Survivor Spreads the Word on AEDs
Detective Gerald Elliott of the Durham, N.C., Police Department was saved with an automated external defibrillator in August 2009. One year later, he and others used one to start someone else's heart.
- By Jerry Laws
- Jan 01, 2011
Being saved with an AED is a life-changing experience. No surprise, the survivors typically become the devices' most fervent evangelists.
Gerald Elliott, who retired as a detective in May 2010 with the Durham Police Department, was saved with an AED in the early evening of Aug. 15, 2009, as he directed gametime traffic outside the Durham Bulls' downtown stadium.
Elliott, 43 years old and off duty at the time, was very fortunate. "All of a sudden, everything just went bright white, like somebody turned a spotlight on right in my face. That's the last thing I can remember. At that point, I fell just like a tree being cut down." A Bulls worker who saw Elliott falling dived and cradled his head before it struck the pavement. When Elliott hit the ground, the impact knocked his gun from his holster and his police radio popped off his belt. The worker grabbed them and then turned Elliott over. "He noticed that I already had turned blue," Elliott recalled. "My skin had turned bluish-gray and my eyes were wide open, fixed. He said my lips had turned dark blue, and that scared him to death. He grabbed my police radio and got on it, said 'I need help.' "
EMTs on duty at the park initially went to another part of the stadium in response to the call, but soon they reached Elliott's side and used an AED to revive him. He said he's been told that about six minutes elapsed between his collapse and the AED shocks that restored his heart's rhythm.
"They told me I was pushing the danger time for being out. I didn't breathe for six minutes, my heart didn't work for six minutes," Elliott said. He recalls hearing the EMTs opening and closing the doors of the ambulance but saw nothing, he said.
Three works earlier, he had undergone his third back surgery. When he was hooked up to a heart monitor that day, an anesthesiologist advised him he had a slight heart murmur and suggested he have it checked by a physician. He can laugh about it now. "Well, I had it checked out," he said.
Elliott said he has had no health issues since the August 2009 incident.
Story Inspires Other Officers
Officers in the Durham PD receive in-service training annually on cardiopulmonary resuscitation, and their training has included AED operation for the past three years, said Elliott. "The instructor told us these are idiot-proof, you just listen to the instructions and look at the pictures and follow what they say," he said. "Good thing, too."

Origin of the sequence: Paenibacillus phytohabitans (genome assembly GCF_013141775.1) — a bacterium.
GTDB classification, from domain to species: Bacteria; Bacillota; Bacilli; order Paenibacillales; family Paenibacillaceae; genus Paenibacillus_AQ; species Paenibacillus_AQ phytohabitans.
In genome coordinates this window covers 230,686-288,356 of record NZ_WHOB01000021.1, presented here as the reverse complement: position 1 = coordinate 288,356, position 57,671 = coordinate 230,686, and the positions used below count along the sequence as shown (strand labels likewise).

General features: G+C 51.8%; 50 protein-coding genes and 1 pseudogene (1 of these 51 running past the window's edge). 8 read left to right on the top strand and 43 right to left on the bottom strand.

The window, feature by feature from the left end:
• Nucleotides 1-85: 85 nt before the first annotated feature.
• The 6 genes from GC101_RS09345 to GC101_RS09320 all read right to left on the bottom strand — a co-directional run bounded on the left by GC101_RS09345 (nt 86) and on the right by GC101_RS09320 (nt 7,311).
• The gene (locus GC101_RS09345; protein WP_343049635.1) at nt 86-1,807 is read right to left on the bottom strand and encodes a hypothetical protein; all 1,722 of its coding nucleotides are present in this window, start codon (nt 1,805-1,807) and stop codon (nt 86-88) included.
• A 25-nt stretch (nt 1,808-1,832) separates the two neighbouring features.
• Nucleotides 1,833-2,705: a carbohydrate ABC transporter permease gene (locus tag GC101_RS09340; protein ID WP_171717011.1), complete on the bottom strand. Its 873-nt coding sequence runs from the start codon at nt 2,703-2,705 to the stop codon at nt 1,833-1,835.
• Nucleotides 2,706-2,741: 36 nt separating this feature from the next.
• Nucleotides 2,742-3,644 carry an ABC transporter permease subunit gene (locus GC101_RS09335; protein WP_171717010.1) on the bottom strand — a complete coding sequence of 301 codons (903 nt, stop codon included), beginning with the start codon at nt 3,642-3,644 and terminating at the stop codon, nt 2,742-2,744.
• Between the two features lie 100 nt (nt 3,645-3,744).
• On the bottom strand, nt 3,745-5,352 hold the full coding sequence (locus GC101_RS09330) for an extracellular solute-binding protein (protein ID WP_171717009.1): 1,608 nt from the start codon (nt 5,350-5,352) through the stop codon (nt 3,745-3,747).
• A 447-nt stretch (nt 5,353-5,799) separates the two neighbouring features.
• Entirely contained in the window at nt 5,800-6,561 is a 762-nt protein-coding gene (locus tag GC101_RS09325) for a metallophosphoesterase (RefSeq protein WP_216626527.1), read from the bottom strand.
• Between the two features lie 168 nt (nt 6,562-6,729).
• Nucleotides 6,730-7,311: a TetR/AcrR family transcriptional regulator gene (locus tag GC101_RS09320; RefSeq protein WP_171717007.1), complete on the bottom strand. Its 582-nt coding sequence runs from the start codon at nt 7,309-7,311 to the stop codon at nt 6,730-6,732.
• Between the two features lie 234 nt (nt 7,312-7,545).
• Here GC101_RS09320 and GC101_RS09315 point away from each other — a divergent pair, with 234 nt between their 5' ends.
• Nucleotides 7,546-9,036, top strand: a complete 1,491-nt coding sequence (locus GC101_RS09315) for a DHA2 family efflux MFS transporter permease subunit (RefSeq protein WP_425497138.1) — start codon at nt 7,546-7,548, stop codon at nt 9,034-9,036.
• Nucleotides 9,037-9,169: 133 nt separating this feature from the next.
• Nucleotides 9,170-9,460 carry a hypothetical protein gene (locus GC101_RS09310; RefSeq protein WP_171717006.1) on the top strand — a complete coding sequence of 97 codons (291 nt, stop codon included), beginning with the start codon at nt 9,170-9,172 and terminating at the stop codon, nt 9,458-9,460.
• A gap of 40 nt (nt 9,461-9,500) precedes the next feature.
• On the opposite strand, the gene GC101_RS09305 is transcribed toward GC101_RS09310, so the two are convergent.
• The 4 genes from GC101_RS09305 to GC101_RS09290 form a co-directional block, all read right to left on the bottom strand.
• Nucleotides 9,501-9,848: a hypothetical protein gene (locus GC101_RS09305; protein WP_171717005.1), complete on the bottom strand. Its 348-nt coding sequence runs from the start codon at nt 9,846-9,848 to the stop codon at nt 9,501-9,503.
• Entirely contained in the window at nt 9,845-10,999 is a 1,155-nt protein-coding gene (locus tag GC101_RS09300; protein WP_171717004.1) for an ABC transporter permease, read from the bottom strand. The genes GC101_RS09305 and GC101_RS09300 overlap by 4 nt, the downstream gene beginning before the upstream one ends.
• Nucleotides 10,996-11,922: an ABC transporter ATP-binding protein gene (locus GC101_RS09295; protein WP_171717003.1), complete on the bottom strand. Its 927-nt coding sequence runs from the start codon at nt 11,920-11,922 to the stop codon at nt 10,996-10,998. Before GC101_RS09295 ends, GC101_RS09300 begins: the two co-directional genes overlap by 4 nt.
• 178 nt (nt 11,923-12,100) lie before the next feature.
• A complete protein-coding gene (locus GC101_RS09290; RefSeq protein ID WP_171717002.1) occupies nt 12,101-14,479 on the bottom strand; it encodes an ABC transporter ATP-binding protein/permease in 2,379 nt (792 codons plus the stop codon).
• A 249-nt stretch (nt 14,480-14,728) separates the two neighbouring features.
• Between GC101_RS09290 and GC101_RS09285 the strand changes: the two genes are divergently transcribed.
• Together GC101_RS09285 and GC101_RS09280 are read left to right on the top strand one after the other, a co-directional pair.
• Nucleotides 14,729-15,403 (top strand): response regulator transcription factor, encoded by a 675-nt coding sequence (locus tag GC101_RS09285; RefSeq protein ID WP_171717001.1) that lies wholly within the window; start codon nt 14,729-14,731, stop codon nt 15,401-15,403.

Almost one year to the day after his own event, Elliott himself used an AED to help someone who had collapsed at another Bulls baseball game. "We started CPR on the guy, and we yelled for the EMT to bring the defibrillator down. And we got that guy's heart started. Unfortunately, he didn't make it, but he had had several open heart surgeries and had a pacemaker installed."
Malls throughout the Durham area have installed AEDs, and both security personnel and store employees in the malls have been trained, he said. He now checks routinely when he's visiting a building to see whether AEDs are present on site. "There are a lot more places that need them, I know that for sure," he said.
Because of his event, the department required Elliott to retire in May 2010. But his story has been recounted many times to the department's officers -- it has about 500 sworn officers -- and has turned them into believers, he said.
Sgt. Dale Gunter of the Durham PD said the department currently has 16 AEDs in service -- two in each supervisor's car and two in the department's training division. The funding for them, roughly $25,000, came from asset forfeiture. "There's a little poetic justice in there -- blood money that was used to kill people originally is now used to save people," Gunter said.
"Eventually, we would love to put one in every vehicle" he added, saying that would mean placing an AED in each of about 60 patrol cars. "Doing that would increase our response to cardiac arrest or any emergency call exponentially," Gunter said.
It's a question of money during an era of tight budgets. "If you can save one life," said Gunter, "the thing has paid for itself."
Planning for the Future
Elliott, now 45, retired after 23 years of service. He said he had worked previously for the Durham County Sheriff's Office and hopes to rejoin it. He also hopes to see automated external defibrillators much more widely deployed.
"I've told my wife that if I ever won the lottery, honest to goodness, one of the things I'd do if I ever won a bunch of money was to make sure these things were everywhere -- in schools, churches, all over the place," he said. "I think that would be an awesome project to undertake."
This article originally appeared in the January 2011 issue of Occupational Health & Safety.